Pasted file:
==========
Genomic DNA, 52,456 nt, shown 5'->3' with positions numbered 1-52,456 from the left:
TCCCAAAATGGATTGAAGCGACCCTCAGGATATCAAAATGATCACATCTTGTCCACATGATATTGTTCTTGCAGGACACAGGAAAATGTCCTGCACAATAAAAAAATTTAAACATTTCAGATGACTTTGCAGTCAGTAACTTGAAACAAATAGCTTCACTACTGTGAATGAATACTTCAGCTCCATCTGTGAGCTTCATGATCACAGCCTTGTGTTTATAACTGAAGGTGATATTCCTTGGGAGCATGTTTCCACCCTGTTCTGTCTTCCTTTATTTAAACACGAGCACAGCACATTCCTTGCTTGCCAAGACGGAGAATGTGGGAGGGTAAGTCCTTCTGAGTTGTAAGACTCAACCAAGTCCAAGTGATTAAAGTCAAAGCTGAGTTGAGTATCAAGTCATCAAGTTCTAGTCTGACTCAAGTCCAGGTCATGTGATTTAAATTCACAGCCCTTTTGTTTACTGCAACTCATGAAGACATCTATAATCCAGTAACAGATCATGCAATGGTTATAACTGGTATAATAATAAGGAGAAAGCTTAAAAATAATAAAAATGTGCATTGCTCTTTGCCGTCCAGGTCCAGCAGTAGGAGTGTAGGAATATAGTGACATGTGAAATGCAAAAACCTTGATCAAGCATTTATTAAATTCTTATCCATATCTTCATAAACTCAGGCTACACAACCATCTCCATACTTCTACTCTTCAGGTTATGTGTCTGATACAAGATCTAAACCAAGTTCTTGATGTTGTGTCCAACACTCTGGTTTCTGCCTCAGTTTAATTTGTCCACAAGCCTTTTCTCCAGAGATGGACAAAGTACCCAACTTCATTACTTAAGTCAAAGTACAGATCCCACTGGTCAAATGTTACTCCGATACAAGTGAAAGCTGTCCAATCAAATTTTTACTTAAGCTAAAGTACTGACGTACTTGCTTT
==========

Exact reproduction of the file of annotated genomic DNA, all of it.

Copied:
Genomic DNA, 52,456 nt, shown 5'->3' with positions numbered 1-52,456 from the left:
TCCCAAAATGGATTGAAGCGACCCTCAGGATATCAAAATGATCACATCTTGTCCACATGATATTGTTCTTGCAGGACACAGGAAAATGTCCTGCACAATAAAAAAATTTAAACATTTCAGATGACTTTGCAGTCAGTAACTTGAAACAAATAGCTTCACTACTGTGAATGAATACTTCAGCTCCATCTGTGAGCTTCATGATCACAGCCTTGTGTTTATAACTGAAGGTGATATTCCTTGGGAGCATGTTTCCACCCTGTTCTGTCTTCCTTTATTTAAACACGAGCACAGCACATTCCTTGCTTGCCAAGACGGAGAATGTGGGAGGGTAAGTCCTTCTGAGTTGTAAGACTCAACCAAGTCCAAGTGATTAAAGTCAAAGCTGAGTTGAGTATCAAGTCATCAAGTTCTAGTCTGACTCAAGTCCAGGTCATGTGATTTAAATTCACAGCCCTTTTGTTTACTGCAACTCATGAAGACATCTATAATCCAGTAACAGATCATGCAATGGTTATAACTGGTATAATAATAAGGAGAAAGCTTAAAAATAATAAAAATGTGCATTGCTCTTTGCCGTCCAGGTCCAGCAGTAGGAGTGTAGGAATATAGTGACATGTGAAATGCAAAAACCTTGATCAAGCATTTATTAAATTCTTATCCATATCTTCATAAACTCAGGCTACACAACCATCTCCATACTTCTACTCTTCAGGTTATGTGTCTGATACAAGATCTAAACCAAGTTCTTGATGTTGTGTCCAACACTCTGGTTTCTGCCTCAGTTTAATTTGTCCACAAGCCTTTTCTCCAGAGATGGACAAAGTACCCAACTTCATTACTTAAGTCAAAGTACAGATCCCACTGGTCAAATGTTACTCCGATACAAGTGAAAGCTGTCCAATCAAATTTTTACTTAAGCTAAAGTACTGACGTACTTGCTTT